One of the easiest and most enjoyable objects to see when you begin your journey of the night sky is the International Space Station (ISS from now on).
This blog was written by Paul Adomshick, a moderator on AccuWeather Astronomy on Facebook.
As smart phones have proliferated, the number of apps available as aids for amateur astronomy and observation of man-made satellites has grown. I recently started using ISS Detector and have found it to be an outstanding tool for determining when and where to look for the International Space Station. ISS Detector is only available for the Android OS, but there are similar apps available for the iPhone. So, if you own an iPhone and think that the functions of ISS Detector are of interest to you, you may want to look into what is available for your iPhone.
The best thing about ISS Detector is that it is a free app, and can be downloaded and installed fromGoogle Play as well as from other Android app sources.
ISS Detector is very feature-rich, but its basic function is to help you to determine when and where in the sky you will be able to see the International Space Station. It makes this easy by loading a list of upcoming orbital passes over your location. Assuming that your phone has GPS location functionality, ISS Detector will automatically determine the ISS passes that will be visible from your current location. But, you can also set your location manually, in case your phone doesn't precisely locate where you are, or if you want to plan your viewing when you travel to another location. You will see a list of upcoming ISS passes, as well as Iridium satellite flares. Each item on the list shows the time and date, as well as the magnitude (a measure of brightness - lower numbers are brighter), the direction where it will appear, the elevation when it will be brightest, as well as the forecast weather at that time.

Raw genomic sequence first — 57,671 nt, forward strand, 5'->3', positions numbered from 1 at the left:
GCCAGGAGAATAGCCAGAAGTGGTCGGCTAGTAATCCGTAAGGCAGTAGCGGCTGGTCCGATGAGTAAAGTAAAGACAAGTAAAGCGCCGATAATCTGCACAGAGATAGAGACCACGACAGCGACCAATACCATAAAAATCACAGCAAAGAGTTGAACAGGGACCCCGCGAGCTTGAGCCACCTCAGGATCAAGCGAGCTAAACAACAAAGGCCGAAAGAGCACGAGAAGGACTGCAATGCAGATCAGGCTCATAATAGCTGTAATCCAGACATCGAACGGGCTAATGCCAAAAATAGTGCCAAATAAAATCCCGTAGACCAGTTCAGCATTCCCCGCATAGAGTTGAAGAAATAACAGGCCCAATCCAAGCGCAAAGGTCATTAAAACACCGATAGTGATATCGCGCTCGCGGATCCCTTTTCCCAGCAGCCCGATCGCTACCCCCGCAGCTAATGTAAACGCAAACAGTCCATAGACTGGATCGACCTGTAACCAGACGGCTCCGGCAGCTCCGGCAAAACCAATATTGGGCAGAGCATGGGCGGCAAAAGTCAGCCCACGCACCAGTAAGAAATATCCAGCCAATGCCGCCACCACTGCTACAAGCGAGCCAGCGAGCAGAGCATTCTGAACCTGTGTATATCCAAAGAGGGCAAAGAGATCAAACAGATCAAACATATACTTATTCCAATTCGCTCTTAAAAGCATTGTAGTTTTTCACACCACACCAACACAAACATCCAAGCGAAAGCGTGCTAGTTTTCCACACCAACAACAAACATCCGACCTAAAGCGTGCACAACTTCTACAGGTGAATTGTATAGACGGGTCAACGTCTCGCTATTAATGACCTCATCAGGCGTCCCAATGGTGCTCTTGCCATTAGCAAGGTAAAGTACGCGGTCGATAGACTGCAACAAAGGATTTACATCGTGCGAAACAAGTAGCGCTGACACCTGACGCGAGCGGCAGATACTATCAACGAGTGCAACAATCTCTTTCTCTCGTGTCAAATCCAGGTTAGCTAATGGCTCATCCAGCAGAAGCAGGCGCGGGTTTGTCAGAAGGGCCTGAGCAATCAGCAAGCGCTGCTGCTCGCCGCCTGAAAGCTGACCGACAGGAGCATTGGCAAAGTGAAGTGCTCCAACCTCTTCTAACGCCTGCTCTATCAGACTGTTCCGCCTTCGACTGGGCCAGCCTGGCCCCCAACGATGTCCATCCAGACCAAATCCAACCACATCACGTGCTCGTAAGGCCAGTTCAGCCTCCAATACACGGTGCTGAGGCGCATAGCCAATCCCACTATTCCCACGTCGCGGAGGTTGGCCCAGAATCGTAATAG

When you select a particular pass from the list, a graphical compass appears. Assuming that your phone has tilt sensors and an internal compass, as most newer phones do, you can turn and tilt your phone using the display to align your phone so that it will be pointing at the location in the sky where the ISS will appear. The developer labels this view "RADAR," as if it is an air traffic controller's radar screen. If you select the DETAILS tab to the right of the RADAR tab, a list of information on the position of the ISS will be shown, as well as a map showing its current location, orbital path, and a circle showing where it is above the horizon. You can click this map to expand it to full screen, and scroll around the map to see where it is relative to your location.
In addition to all of the information ISS Detector provides, you can also set notifications, so that your phone will play a ringtone when the ISS is going to appear. You can adjust the notification time to give yourself from one minute to one hour to get to where you can see the ISS. If you want, ISS Detector will also give a five-second countdown beep when the ISS is going to appear.
When I first tested this app, the ISS pass was going to occur while it was still twilight, and the magnitude wasn't very bright, so the ISS would just barely be visible, just above the horizon . This was actually a good test, because the app did an excellent job of helping me to find the ISS, even though it was very dim. The compass on my phone is pretty good, although not perfect, so the ISS was a few degrees to the right of where the app displayed (less than the width of my hand at arm's length), which is more than precise enough to find the ISS. The tilt sensors in my phone were absolutely perfect, so I was able to look directly over the length of the phone and the ISS was precisely where the app showed that it would be. The first time you try it, you will be amazed at how perfectly the app points you in the right direction, and tells you when the ISS will be visible. I am looking forward to using it to track an ISS pass that is overhead and very bright, and really want to see a bright Iridium flare.
I hope that you enjoy using ISS Detector as much as I do.
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